Today, he reports that approximately 30 of the 40-acre-foot water commitment has been met; and that he alerted the developer that the end of the agreement was approaching, and, he (Poole) felt, the BSWD Board was unlikely to consider an extension.

"So, I told them, they need to find another option," he stated, adding that he was told, "They are looking for wells closer to the project."

Which brings to light one of the problems of putting Solar, other than roof top in the desert. Reviewing the projected water needs, unless Ocotillo Wells Solar can convince Imperial Valley Irrigation to share some of the valuable wet stuff, or the well they expect to build; or the one they claim to have; really has water, they are in trouble.

According to the project report, "Water for construction will be provided by the proposed onsite well. Alternatively, water may be provided via the existing onsite well, or via water truck filled at an offsite location (Borrego Springs turned out be the offsite provider) and trucked to the site on an as-needed basis. The Water would be used to support construction activities and dust control.

"The total demand for construction: 12.86 million gallons for grading, brushing and clearing, soil binding roads and land."

That's just the construction phase. There's water needed for ongoing panel washing, and maintenance of roadways for dust suppression. Don't forget that the dust kicked up creates bad air quality. And with the desert winds polluted air can travel great distances.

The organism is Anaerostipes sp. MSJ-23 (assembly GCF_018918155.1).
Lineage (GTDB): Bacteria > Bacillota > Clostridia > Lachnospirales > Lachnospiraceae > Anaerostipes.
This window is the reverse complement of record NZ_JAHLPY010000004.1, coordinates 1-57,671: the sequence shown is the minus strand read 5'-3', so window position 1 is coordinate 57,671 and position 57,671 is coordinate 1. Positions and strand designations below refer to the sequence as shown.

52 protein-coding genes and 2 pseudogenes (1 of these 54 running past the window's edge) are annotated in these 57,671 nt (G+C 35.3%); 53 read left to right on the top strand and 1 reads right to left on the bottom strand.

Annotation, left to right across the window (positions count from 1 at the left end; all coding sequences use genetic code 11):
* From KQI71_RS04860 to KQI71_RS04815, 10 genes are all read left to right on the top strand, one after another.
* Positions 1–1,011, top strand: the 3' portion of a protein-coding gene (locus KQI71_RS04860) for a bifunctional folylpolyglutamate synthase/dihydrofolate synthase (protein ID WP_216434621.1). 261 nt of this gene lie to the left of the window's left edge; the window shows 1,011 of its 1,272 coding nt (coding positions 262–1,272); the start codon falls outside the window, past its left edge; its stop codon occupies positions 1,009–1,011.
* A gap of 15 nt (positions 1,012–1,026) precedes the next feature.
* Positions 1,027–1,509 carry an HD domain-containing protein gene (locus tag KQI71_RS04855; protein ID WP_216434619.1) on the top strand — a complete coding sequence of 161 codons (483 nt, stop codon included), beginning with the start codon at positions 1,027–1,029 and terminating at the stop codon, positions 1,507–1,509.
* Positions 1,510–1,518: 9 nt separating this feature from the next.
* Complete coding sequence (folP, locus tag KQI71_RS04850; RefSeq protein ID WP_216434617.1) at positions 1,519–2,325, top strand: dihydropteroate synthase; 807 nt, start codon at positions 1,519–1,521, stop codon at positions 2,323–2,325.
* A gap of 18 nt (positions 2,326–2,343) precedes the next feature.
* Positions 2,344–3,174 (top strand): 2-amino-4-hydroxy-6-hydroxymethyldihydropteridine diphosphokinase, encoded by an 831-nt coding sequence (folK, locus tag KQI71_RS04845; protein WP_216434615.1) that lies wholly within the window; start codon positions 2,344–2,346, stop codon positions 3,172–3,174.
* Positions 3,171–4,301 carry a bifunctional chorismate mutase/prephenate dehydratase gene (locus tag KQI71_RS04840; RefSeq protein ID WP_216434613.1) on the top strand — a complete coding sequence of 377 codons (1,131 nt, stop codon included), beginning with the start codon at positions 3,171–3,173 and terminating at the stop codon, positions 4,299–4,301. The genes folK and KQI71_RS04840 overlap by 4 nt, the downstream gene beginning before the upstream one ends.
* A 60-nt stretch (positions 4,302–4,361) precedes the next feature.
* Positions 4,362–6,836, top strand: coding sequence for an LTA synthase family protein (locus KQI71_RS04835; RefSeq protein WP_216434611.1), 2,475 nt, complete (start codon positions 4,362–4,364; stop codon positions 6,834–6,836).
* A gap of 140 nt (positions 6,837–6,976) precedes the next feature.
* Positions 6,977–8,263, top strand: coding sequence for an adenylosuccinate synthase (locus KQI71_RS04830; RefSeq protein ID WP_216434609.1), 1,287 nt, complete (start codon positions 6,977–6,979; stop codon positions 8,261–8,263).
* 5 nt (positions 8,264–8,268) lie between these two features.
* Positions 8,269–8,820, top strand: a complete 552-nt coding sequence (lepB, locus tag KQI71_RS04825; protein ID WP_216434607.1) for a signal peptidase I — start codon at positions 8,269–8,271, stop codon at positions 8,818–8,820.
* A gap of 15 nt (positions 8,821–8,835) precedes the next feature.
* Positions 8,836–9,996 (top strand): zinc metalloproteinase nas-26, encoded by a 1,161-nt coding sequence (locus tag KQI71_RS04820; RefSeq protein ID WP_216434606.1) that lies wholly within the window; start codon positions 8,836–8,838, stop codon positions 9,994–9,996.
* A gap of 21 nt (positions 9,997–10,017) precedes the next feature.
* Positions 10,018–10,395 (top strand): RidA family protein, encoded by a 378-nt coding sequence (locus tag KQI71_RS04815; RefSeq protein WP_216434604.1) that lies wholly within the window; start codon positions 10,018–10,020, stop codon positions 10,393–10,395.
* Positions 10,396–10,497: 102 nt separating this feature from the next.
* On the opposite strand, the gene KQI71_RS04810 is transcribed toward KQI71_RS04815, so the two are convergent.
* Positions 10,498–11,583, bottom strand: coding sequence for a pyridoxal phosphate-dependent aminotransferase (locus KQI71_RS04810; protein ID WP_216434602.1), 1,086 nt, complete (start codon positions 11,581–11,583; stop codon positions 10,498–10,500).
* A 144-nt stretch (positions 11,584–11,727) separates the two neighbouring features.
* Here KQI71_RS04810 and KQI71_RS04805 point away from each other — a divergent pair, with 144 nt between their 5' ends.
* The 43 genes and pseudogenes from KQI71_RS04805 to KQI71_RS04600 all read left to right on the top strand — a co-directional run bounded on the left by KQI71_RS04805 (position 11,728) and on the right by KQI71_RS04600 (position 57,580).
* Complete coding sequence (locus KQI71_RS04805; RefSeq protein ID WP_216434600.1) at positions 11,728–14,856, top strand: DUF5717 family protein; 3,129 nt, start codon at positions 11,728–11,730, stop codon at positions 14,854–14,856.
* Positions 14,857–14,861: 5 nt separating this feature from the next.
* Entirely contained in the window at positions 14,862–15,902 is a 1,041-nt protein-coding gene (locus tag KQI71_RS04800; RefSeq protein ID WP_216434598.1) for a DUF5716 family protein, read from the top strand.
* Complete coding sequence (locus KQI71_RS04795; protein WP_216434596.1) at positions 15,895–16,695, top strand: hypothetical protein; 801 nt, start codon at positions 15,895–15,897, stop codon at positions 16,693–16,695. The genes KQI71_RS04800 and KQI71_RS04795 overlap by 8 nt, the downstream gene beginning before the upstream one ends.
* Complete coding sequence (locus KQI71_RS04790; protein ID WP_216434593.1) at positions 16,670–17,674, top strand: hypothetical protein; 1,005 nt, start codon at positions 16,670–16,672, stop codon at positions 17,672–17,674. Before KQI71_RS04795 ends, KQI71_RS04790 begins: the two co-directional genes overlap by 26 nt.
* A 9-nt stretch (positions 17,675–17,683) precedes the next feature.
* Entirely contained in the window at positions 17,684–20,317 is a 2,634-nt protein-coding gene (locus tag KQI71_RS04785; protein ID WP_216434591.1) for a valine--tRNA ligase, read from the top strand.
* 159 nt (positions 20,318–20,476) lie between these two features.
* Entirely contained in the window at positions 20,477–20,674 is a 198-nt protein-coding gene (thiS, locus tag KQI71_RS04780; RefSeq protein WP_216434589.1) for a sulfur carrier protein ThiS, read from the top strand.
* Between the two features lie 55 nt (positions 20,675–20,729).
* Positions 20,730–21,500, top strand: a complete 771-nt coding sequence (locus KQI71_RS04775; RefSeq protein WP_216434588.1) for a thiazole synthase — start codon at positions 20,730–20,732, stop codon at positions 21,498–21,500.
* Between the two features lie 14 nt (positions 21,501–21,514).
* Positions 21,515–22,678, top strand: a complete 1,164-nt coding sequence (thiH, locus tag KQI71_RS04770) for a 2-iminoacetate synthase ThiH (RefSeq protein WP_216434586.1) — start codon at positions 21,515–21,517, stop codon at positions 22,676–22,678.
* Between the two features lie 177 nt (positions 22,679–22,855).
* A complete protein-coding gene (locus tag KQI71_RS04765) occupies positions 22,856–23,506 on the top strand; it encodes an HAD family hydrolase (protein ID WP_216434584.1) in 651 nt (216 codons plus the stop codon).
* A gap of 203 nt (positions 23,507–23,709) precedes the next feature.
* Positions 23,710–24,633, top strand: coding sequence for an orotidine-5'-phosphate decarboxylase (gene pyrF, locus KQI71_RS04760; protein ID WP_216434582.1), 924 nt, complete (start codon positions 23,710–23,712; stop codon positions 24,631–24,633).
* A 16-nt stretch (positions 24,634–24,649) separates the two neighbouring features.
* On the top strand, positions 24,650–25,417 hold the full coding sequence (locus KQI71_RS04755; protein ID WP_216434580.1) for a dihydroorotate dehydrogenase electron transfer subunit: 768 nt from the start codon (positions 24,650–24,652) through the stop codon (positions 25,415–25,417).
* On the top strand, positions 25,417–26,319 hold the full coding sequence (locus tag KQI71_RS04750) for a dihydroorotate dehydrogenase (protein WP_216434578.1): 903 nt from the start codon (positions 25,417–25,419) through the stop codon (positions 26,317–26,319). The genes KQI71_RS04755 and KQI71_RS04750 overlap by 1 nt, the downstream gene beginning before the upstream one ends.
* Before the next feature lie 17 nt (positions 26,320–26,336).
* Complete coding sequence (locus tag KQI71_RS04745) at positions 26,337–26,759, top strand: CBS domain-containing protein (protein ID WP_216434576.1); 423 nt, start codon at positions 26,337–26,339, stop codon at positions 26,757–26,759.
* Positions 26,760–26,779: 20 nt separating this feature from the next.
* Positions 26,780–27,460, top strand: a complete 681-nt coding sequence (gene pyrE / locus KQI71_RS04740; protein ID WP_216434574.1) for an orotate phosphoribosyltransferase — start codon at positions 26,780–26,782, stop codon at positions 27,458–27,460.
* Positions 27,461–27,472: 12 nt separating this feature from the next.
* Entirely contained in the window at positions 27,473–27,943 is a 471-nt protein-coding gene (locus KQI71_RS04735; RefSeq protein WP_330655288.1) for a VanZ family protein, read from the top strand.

This water, according to the report will come from the proposed well or the existing onsite well, or, alternatively, via water trucked in from a local water source."

And Poole has already said, "That's not us."

"The projected amount of water to maintain the (Ocotillo Wells) system is estimated at 2,286,415. gallons annually." Multiply that by 30 – 35 years, the average life of a Solar plant, and that's a lot of water.

While Imperial County has water to share. San Diego County desert areas, like Borrego, have none to share. Don't the people, who approve these projects, realize there is a Drought and desert aquifers are losing water, not increasing water, and this is going to continue into the future?

"If it's determined that that onsite water is too hard for panel washing, a filtration system would be used to treat the water," the report stated.

Then, if underground well water is used to clean the panels and a filtration system is required, it's a fact that they are at best 90% effective.

According to the project plan, "That leaves 10% of brine water or additionally polluted water that needs to be stored in a reservoir; and then trucked to one of San Diego's two wastewater pumping stations. Or if that's too expensive (it is) the developer's wastewater would be collected at the site, and ultimately disposed of at an offsite location."

And where should these dumping grounds be found? Not anywhere near an aquifer or environmentally sensitive wetlands, one would hope.

Meanwhile, Sunpin Solar, a California-based Solar developer, held a groundbreaking ceremony on January 10, 2020, celebrating the start of construction on its 98-MW Titan Solar 1 plant in the Ocotillo desert in Imperial County. The 569-acre project, like the Ocotillo Wells Solar farm in San Diego County, is located off of Highway 78. But is located in Imperial County, only miles from Ocotillo Wells' Solar.

This is Sunpin Solar's largest utility-scale Solar project in California, following the successful completion of the 96.75-MW ColGreen North Shore Solar project in Riverside County in 2018.